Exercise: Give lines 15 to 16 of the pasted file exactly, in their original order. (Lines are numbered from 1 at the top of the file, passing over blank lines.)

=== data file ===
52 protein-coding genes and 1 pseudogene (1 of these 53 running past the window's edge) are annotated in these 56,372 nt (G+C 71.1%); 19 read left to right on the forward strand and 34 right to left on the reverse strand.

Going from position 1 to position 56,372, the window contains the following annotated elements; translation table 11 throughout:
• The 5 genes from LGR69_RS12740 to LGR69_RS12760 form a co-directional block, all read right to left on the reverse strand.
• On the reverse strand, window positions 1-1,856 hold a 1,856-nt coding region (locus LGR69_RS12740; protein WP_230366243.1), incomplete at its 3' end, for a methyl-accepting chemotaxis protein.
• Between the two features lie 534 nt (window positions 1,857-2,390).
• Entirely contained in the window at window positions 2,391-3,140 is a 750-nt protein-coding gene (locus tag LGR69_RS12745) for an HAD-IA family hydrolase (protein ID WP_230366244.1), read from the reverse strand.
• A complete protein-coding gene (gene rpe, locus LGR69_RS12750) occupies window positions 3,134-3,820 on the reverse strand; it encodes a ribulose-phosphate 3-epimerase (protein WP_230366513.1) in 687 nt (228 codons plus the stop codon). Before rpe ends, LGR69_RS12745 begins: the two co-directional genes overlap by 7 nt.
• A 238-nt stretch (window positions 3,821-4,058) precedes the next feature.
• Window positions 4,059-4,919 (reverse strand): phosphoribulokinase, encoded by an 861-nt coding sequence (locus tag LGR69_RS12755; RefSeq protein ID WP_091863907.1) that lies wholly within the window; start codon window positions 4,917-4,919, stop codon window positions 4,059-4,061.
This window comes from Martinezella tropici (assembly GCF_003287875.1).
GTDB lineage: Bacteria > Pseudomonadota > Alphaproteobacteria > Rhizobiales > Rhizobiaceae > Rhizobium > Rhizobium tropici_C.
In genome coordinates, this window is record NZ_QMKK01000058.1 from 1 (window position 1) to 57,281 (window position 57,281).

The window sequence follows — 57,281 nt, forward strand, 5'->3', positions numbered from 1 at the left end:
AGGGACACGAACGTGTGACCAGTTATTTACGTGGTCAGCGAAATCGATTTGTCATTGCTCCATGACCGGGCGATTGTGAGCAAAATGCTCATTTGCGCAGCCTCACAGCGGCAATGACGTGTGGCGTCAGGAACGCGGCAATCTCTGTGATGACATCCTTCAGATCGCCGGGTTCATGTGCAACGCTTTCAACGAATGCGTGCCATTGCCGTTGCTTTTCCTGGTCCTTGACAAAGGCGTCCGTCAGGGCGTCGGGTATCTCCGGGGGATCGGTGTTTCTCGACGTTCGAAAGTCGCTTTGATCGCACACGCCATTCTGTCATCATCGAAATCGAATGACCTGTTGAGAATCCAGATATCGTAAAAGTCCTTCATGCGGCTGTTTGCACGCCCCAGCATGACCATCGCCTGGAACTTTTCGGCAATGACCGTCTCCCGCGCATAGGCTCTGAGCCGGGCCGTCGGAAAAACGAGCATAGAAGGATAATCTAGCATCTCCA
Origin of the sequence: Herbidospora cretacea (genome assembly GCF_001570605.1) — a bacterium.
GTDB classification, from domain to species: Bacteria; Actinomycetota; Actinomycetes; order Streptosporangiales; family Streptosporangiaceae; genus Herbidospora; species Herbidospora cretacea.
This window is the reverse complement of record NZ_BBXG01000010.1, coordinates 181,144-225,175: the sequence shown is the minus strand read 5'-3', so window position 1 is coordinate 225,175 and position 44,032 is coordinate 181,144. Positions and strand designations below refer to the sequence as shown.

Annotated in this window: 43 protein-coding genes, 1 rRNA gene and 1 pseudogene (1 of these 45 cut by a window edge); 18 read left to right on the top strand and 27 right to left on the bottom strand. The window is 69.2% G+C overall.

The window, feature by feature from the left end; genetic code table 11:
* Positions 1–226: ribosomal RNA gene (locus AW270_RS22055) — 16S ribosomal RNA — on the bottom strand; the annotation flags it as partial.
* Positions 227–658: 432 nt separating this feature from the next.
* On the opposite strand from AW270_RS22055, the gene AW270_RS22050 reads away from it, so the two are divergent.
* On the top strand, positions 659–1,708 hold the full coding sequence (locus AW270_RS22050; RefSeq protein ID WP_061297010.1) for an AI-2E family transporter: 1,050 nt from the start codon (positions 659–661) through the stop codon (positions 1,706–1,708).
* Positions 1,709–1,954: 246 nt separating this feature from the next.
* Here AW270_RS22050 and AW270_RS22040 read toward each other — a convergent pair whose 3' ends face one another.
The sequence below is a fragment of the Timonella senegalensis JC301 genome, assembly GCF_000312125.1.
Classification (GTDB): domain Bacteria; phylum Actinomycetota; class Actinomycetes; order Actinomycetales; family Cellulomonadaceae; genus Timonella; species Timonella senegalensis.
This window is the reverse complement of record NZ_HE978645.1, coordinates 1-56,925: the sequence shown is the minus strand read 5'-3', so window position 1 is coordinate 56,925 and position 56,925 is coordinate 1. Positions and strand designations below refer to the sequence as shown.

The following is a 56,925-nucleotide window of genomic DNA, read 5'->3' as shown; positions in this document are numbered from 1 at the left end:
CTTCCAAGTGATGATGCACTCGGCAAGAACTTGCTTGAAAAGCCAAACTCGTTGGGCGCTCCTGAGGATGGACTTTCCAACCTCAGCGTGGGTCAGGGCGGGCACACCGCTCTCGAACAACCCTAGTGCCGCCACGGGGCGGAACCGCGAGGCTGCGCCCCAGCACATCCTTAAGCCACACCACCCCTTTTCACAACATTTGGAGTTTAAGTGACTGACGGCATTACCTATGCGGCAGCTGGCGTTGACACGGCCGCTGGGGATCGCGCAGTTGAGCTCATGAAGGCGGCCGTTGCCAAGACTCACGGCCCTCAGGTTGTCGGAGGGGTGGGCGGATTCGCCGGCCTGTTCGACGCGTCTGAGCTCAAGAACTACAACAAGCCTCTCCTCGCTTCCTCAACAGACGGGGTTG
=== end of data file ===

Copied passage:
Origin of the sequence: Herbidospora cretacea (genome assembly GCF_001570605.1) — a bacterium.
GTDB classification, from domain to species: Bacteria; Actinomycetota; Actinomycetes; order Streptosporangiales; family Streptosporangiaceae; genus Herbidospora; species Herbidospora cretacea.